century AD the problem of obtaining silk from the East may have been finally
solved for the Byzantine empire. This adversely affected Indian foreign trade,
which as far as north India is concerned was confined to silk. Evidently the
stoppage of its export to the Byzantine empire drastically reduced whatever
remained of the shrunken foreign commerce of north-western India in Gupta
times. Hence, so long as some new articles did not take the place of silk there
was no means to restore the balance, and retrogression in foreign trade was
inevitable. The decline of foreign trade may also have been caused by the
expansion of the Arabs under the banner of Islam. The agitated state of
Western Asia, Egypt and Eastern Europe, at least in the initial stages of the
Arab conquests, was bound to tell upon India’s foreign trade with the
countries lying to the west. Only when the Arabs had settled down as rulers
in these countries and Sind, did trade revive from the third century of the
hijra era (i.e. 9th century AD). But meanwhile there was nothing to arrest its
decline. Thus we have clear indications of the decline of foreign trade of
north-western India from the end of the Gupta period, and especially from the
first half of the seventh century AD.
     Whatever internal trade and commerce existed had to be fitted into the
emerging feudal structure. This is evident from the detailed rules laid down in
the lawbooks regarding the functioning of the guilds of artisans and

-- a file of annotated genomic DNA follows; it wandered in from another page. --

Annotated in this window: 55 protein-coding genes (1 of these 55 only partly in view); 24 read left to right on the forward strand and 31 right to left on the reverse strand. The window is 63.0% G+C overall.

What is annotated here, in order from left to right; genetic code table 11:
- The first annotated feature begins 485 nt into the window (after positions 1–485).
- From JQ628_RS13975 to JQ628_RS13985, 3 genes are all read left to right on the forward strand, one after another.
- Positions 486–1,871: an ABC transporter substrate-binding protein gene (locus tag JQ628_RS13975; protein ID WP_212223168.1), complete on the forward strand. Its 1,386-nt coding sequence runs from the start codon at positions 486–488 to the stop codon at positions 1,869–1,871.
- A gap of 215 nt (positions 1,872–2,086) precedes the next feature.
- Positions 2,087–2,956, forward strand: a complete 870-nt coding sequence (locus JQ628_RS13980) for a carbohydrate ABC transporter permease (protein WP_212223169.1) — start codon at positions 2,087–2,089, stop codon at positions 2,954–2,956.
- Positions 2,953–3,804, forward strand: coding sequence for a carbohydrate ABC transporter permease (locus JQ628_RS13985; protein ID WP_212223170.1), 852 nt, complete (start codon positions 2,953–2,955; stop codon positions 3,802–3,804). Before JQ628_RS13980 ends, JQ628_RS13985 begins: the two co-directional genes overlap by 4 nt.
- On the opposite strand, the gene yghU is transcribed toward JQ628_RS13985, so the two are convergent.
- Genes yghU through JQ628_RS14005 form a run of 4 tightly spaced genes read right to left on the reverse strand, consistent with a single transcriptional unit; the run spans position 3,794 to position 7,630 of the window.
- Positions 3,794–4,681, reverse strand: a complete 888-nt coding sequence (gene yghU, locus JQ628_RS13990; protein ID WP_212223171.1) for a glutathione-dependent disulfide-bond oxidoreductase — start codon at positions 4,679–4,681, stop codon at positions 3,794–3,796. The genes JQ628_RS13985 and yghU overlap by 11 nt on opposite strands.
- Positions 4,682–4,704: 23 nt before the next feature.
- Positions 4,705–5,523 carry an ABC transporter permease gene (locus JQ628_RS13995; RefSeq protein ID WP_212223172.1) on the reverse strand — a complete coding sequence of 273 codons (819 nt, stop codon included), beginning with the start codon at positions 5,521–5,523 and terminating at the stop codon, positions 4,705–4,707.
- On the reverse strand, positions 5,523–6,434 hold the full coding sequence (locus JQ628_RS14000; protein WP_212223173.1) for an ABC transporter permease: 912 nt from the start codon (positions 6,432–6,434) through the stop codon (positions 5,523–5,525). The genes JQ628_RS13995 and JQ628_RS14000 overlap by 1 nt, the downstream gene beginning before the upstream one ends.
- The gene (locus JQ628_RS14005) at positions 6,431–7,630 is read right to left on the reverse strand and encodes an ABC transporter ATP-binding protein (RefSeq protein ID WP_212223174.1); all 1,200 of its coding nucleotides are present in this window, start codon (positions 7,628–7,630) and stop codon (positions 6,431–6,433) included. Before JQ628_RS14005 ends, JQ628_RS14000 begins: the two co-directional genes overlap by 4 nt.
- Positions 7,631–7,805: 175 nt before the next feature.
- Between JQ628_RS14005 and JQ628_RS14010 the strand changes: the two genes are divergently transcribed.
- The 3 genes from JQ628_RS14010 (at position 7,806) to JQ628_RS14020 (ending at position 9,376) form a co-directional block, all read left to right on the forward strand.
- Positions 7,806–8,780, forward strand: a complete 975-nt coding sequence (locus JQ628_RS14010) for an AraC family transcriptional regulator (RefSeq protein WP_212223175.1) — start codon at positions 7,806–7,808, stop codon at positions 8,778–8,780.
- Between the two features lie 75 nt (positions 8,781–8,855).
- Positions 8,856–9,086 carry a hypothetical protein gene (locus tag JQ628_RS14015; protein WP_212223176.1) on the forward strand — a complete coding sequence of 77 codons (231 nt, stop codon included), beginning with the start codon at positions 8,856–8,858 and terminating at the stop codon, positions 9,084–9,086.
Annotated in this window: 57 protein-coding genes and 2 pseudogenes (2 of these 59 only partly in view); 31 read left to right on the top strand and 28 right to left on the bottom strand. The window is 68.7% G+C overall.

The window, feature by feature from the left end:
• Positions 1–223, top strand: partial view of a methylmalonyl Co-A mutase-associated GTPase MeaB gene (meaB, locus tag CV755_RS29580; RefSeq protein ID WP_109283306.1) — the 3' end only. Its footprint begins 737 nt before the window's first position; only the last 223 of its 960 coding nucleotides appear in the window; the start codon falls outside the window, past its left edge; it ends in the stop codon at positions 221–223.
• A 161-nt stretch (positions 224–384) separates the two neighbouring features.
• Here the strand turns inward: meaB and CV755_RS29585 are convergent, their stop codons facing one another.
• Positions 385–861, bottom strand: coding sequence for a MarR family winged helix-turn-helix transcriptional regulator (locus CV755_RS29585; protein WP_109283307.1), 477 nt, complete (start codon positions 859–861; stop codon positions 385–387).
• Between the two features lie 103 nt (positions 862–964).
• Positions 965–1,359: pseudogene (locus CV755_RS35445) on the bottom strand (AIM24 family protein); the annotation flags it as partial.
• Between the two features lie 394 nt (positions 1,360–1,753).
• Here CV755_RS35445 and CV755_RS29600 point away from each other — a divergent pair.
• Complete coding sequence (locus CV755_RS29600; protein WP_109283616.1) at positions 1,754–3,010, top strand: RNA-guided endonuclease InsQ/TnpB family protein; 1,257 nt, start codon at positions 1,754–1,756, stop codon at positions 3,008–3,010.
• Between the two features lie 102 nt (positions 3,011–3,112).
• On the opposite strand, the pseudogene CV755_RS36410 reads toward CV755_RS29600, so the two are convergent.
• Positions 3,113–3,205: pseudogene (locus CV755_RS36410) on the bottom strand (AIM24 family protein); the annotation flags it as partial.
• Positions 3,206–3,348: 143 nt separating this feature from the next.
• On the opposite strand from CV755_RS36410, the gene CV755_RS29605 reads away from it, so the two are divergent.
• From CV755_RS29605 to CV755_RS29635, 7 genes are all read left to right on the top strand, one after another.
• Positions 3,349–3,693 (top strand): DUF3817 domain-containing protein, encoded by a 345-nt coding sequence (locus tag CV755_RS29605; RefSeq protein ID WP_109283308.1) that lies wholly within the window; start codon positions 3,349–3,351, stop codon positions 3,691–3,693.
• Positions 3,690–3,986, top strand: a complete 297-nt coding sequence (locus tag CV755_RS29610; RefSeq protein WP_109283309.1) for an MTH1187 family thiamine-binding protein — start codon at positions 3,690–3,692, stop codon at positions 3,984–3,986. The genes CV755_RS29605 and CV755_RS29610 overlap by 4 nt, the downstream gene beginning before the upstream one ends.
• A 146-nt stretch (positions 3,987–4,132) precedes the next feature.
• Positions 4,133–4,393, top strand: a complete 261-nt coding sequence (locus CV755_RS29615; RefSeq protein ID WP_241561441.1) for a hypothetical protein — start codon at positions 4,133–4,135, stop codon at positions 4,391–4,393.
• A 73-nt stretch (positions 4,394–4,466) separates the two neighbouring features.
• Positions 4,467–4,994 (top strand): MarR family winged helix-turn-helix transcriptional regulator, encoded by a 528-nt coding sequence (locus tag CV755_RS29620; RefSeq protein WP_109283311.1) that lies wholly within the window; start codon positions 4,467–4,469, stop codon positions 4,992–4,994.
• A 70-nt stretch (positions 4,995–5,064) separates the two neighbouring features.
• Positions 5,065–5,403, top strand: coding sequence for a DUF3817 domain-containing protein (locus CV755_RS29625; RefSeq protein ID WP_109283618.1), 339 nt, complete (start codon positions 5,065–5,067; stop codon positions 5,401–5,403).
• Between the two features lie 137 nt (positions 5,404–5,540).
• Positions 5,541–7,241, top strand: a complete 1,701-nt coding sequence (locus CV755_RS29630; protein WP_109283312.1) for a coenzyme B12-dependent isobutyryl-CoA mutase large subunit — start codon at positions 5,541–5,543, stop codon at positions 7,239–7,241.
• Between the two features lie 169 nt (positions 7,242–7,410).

merchants. It is symptomatic of the declining central authority that the king is
required not only to observe the laws of the guilds but also to enforce them.
What actually prevailed can be inferred from three charters granted to the
guilds of merchants by the rulers of the coastal areas of western India. The
first charter was issued at the end of the sixth century AD, while both the
second and third charters were issued at the beginning of the eighth century
AD by Bhagasakti, the Chalukya king of the Konkan area.
     On the basis of these three charters, we can make the following comments
about the condition of merchants and their guilds in the post-Gupta period.
     The charters were made to the merchants among whom a few were
elevated to the position of managers of the endowment or the town as the
case might be.
     They tied down the merchants to the management of villages, which in
one case were attached to a temple and in another to the rehabilitated town.
The merchants enjoyed practically        the same immunities and privileges as